To make KEYBOARD SHORTCUTS in Word 2007
    Insert / Symbol / More Symbols/ (find required letter or symbol, say ¥) / {Shortcut Key} / (Hold down simultaneously Alt and Y), Assign / Close / Close /
    From then on
    YEN (Japanese currency) SYMBOL: [Alt] + Y => ¥

    KEYBOARD SHORTCUTS I have made:-
    DECIMAL point (British), or Middle Dot, character code 00B7 - [Alt] + . => ·
    BRITISH etc. POUND SIGN (standard in Word 2000):- [Alt] + 5 => £
    ESPERANTO ACCENTED LETTERS: Press [Alt] and the letters as required (with [Shift] added for Capital letters), to yield: Ĉĉ Ĝĝ Ĥĥ Ĵĵ Ŝŝ Ŭ ŭ

    EURO CURRENCY SIGN:= [Alt] + [Ctrl] + E => €
    DOLLAR SIGN: - [Shift] + 4 => $
    BRITISH etc. POUND SIGN (standard in some versions):- [Alt] + 5 => £

    DEGREE (angles, etc) [Ctrl] + [Shift] + @, [Spacebar] => º
    NONBREAKING SPACE:- [Ctrl] + [Shift] + [Spacebar] => (a nonbreaking space, which is used to prevent characters at line breaks being unsightly or poorly-aligned).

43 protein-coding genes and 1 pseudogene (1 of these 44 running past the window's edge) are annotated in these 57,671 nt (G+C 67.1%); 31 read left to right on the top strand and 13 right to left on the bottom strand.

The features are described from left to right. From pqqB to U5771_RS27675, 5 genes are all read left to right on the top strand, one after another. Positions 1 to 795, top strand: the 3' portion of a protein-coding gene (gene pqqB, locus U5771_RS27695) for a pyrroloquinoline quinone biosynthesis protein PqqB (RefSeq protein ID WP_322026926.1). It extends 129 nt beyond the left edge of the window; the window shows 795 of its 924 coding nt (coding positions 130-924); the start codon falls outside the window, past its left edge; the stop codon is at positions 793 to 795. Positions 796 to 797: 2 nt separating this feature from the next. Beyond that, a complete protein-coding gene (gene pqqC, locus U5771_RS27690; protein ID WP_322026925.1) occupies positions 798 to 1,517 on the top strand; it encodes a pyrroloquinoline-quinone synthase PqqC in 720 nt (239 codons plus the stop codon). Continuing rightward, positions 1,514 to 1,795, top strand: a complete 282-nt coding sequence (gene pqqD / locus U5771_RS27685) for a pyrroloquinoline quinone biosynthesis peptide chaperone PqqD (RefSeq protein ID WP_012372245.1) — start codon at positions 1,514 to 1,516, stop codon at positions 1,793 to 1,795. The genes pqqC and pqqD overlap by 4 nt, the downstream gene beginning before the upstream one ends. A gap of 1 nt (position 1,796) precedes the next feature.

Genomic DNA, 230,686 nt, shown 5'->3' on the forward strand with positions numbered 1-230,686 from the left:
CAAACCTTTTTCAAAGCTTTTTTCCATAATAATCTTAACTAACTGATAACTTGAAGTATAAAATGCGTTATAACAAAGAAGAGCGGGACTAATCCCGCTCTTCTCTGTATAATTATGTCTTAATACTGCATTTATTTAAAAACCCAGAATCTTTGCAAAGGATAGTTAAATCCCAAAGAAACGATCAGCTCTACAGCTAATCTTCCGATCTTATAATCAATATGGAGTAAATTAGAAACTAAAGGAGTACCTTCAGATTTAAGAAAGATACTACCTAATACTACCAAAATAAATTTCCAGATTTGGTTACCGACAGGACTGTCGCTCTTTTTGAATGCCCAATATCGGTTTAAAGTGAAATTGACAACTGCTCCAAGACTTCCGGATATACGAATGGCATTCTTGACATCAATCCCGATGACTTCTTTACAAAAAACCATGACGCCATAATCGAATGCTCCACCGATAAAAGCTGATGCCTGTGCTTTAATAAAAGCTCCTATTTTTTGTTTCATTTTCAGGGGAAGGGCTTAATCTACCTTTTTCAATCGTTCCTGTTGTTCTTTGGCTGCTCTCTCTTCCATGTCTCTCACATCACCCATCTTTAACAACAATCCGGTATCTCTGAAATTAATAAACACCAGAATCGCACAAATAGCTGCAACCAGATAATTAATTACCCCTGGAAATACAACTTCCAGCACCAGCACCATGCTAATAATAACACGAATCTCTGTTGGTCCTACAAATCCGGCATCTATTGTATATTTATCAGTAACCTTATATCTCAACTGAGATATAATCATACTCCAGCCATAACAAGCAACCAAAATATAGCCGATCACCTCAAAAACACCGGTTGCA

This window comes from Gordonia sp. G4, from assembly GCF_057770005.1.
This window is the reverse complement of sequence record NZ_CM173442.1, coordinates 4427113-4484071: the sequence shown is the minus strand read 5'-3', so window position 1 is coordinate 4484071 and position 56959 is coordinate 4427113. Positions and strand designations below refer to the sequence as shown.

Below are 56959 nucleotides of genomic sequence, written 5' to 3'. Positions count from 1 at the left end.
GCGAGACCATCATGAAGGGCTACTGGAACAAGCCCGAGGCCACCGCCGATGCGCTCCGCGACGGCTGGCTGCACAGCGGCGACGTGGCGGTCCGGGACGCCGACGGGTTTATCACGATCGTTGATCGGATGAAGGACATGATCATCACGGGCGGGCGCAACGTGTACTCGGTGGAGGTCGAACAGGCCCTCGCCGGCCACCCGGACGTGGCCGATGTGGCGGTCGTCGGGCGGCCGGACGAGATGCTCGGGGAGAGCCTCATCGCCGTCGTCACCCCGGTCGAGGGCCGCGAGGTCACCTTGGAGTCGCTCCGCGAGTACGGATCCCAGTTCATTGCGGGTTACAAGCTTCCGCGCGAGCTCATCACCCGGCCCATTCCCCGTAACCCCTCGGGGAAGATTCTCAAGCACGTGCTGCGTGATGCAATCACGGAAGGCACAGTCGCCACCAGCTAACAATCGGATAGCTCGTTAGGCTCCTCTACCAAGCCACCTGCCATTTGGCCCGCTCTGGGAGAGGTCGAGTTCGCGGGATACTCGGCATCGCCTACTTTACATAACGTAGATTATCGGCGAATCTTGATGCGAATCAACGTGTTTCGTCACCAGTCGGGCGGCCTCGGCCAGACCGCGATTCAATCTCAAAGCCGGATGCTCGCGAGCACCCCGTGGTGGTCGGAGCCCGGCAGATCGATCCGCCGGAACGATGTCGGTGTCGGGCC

ELLIPSIS (three dots), to show omission of some text (or in some texts, a break in the action, or change of mood, etc):- [Alt] + [Ctrl] + . => … (horizontal ellipsis, i.e., three dot leader)
    Other languages:- ö, à, é, ô

    Single (6-shaped) opening quote:- [Ctrl] + `(grave accent, near top left), ` (grave again) => ‘
    Single (9-shaped) closing quote AND apostrophe:- [Ctrl] + ' (apostrophe mark) => ’
    Double opening quotes:- [Ctrl] + `(grave accent), [Shift] + " => “
    Double closing quotes:-   [Ctrl] + ' (apostrophe), [Shift] + " => ”
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    The Shortcut Key method was discovered independently by John C. Massam on 30 November 2001. The main core of this document was hived off La Nigra Cigno Nov-Dec '01 and "elwa/keyboard.htm" with Microsoft® WordPad© on 12 December 2001, to WWW 14 December 2001, corrected (3rd loss of function) 17 Feb 02, later a 4th loss of function was recorded, Apple Macintosh method using Option key (sent by Ian Green ©, Australia, by e-mail of Nov 13, 2007) was copied from elwa/keyboard.htm on 06 Oct 08, last modified on 14 Dec 2012
    Translations: http://babelfish.altavista.com/  www.tranexp.com/  www.alis.com/  http://lingvo.org/traduku
    John Massam, 46 Cobine Way, Greenwood (a suburb of Perth, 31°58'S, 115°49'E), Western Australia, 6024, Australia. Telephone +61 ( 0 ) 8   9343 9532, Cellular Mobile 0408 054 319
    Click – Esperanto Search Engine: http://www.google.com/webhp?hl=eo
    Doc. 231.   URL = http://www.johnm.multiline.com.au/shortcutkeys.htm